The Difference Between A Therapy Dog, A Service Dog, and an Emotional Support Dog

  • A service dog helps its owner perform tasks in addition to being a pet.
  • A therapy dog provides comfort and companionship to others and is someone’s pet.
  • An Emotional Support dog provides comfort and companionship to its ‘owner’.

All dogs are very important, but which one is for you will depend on what type of assistance you need or wish to provide. If you are sight-impaired, having a service dog/guide dog will make life easier. Your guide dog can help you around obstacles or even lead you safely across the street.

Therapy dogs are trained by the pet’s owner, in providing emotional support to others. Once approved to act as a therapy dog the pet parent takes his/her dog to sites to provide an ’emotional break’ to people under stressful circumstances. (ie. Nursing homes, hospitals, schools).

An Emotional support dog is ‘your’ dog. A dog that will calm your mind and hopefully lift your spirits. 

If you are acquiring a Trained Emotional Support dog also consider obtaining an Emotional Support Animal (ESA) Letter. Having the proper credentials will come in handy. Special privileges such as air travel, housing, or if you need accommodations in a ‘no dogs-allowed’ building, are available to people with a Emotional Support Animal.

Walkin’ Wheels Dog Wheelchair
Walkin’ Wheels Dog Wheelchair
Walkin’ Lift Rear Harness
Walkin’ Lift Rear Harness
drag bag for paralyzed dog
Walkin’ Drag Bag

Why Consider a Service Dog?

If you are considering a service dog, here are some things to keep in mind:

  1. Before acquiring a Service Dog, speak with your doctor. Your physician can determine if you are physically capable of handling a dog.
  2. Find a reputable organization or individually certified in the specific service training that will fulfill your needs. This person will teach you how to interact with your trained dog and care for him or her properly.

What Do Therapy Dogs Do?

A therapy dog will visit with his/her pet parent ,a hospital room, nursing facility, school or even a private home. The visit is to reduce stress, anxiety, depression, and loneliness.

Therapy dogs are beneficial for children with special needs. Children who receive regular visits from therapy dogs report less fear, better self-esteem, and improved social skills.

Some therapy dogs are trained to detect medical emergencies, such as seizures, asthma attacks, and heart problems. In these cases, the dog alerts his handler to take immediate action.

Can My Dog Be a Therapy Dog?

Any breed can be an effective therapy dog when well-trained. Labradors Retrievers are the more common therapy dog. Great Danes, German Shepherds, Saint Bernard’s, Pit Bulls, Mastiffs, and Rottweilers are are naturally gentle and friendly, making choice therapy canines.

Smaller breeds like Shih Tzus, Maltese, Yorkshire Terriers, and Dachshunds are common therapy dogs, given they are very friendly.

A good therapy dog must be able to perform basic obedience commands. Your dog should walk calmly behind you, lie down, stay put, and come when called.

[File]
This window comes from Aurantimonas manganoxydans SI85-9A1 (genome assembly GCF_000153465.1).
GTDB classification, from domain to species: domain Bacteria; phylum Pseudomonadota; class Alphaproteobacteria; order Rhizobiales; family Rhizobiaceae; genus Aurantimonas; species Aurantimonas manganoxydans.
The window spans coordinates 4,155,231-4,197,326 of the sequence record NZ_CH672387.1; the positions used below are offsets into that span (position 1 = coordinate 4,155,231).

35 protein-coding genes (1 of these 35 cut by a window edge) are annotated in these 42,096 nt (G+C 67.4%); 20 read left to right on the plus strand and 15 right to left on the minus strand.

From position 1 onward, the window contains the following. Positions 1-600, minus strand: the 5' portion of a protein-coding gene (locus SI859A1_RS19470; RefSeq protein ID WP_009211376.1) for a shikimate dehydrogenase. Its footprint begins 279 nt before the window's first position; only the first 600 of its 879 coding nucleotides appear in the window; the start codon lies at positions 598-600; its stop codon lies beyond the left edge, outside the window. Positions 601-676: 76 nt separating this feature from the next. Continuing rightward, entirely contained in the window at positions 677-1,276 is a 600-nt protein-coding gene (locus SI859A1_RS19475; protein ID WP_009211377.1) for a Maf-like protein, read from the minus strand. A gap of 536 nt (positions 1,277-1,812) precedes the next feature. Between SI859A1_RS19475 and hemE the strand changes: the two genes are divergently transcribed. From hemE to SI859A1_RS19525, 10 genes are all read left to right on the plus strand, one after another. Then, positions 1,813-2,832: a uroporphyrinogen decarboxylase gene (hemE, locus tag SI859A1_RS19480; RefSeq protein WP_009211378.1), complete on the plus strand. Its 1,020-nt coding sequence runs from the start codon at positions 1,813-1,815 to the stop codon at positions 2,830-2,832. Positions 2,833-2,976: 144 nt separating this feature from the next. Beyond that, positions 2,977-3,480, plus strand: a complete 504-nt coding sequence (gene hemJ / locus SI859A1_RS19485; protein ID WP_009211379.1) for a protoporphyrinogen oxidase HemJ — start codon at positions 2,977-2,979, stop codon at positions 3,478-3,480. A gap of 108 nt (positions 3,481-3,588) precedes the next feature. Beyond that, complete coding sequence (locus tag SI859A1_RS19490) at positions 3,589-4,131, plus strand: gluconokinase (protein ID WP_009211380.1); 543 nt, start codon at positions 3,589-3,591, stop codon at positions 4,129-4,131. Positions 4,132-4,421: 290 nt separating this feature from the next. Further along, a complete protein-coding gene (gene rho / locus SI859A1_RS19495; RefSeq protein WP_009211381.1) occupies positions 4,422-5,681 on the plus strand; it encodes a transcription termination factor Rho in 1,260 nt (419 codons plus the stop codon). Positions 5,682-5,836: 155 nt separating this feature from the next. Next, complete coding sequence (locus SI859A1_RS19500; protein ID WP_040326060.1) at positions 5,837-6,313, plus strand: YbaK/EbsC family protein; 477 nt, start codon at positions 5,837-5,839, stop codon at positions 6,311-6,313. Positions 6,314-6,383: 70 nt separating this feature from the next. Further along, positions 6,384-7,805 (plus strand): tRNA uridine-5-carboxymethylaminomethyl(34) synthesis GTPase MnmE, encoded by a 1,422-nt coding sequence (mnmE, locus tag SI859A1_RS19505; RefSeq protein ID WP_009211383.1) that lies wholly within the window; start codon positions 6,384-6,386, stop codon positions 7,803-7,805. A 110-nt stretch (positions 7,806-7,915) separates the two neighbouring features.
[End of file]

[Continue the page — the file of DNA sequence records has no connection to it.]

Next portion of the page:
According to the AKC, “A therapy dog offers comfort and affection to people in a facility setting or to certain individuals who require visitation to deal with a physical or emotional problem. Therapy dogs are not service dogs, who provide a specific service for a person with special needs, and who receive full public access per the Americans with Disabilities Act (ADA). They are also not emotional support animals, who require a prescription from a mental health or health care professional but need no special training or certifications to do their job.”

Service dogs must meet the Americans with Disabilities Act (ADA) requirements set forth, and are also required to wear identification tags, identifying the dog as a service animal.

What Do Service/Guide Dogs Do?

Service dogs help disabled people with physical problems such as blindness, epilepsy, arthritis, and diabetes navigate day-to-day with more confidence and safety.

Guide dogs help sight-impaired people navigate the world and hearing dogs alert hearing impaired people to noises. Service dog help those in wheelchairs or otherwise physically limited. They open doors or cabinets and fetch things their handlers can’t reach.

Autism-assistance dogs are trained to assist those with autism. They are specially trained to detect certain sensory stimuli, and alert their handlers to the ‘alarm’. These service dogs will stand guard over their handlers during seizures and even run for help if needed.

What Rights Do Service Dog Owners Have?

Service dogs are required by law to have full public access. They may accompany their owners anywhere, including restaurants, stores, libraries, and other public spaces. Their presence is an accommodation under the Americans with Disabilities Act (ADA). They are also allowed on airplanes, trains, and buses. “Service dogs” are defined as dogs who assist people with disabilities. This includes guide dogs, hearing dogs, seizure alert dogs, mobility assistance dogs, psychiatric service dogs, and others.

Each airline has its own rules about service dogs. Most require the dog to be on the passenger’s lap or at their foot. Dogs cannot block the aisles or sit in the emergency exits. Service dogs are exempt from pet fees.

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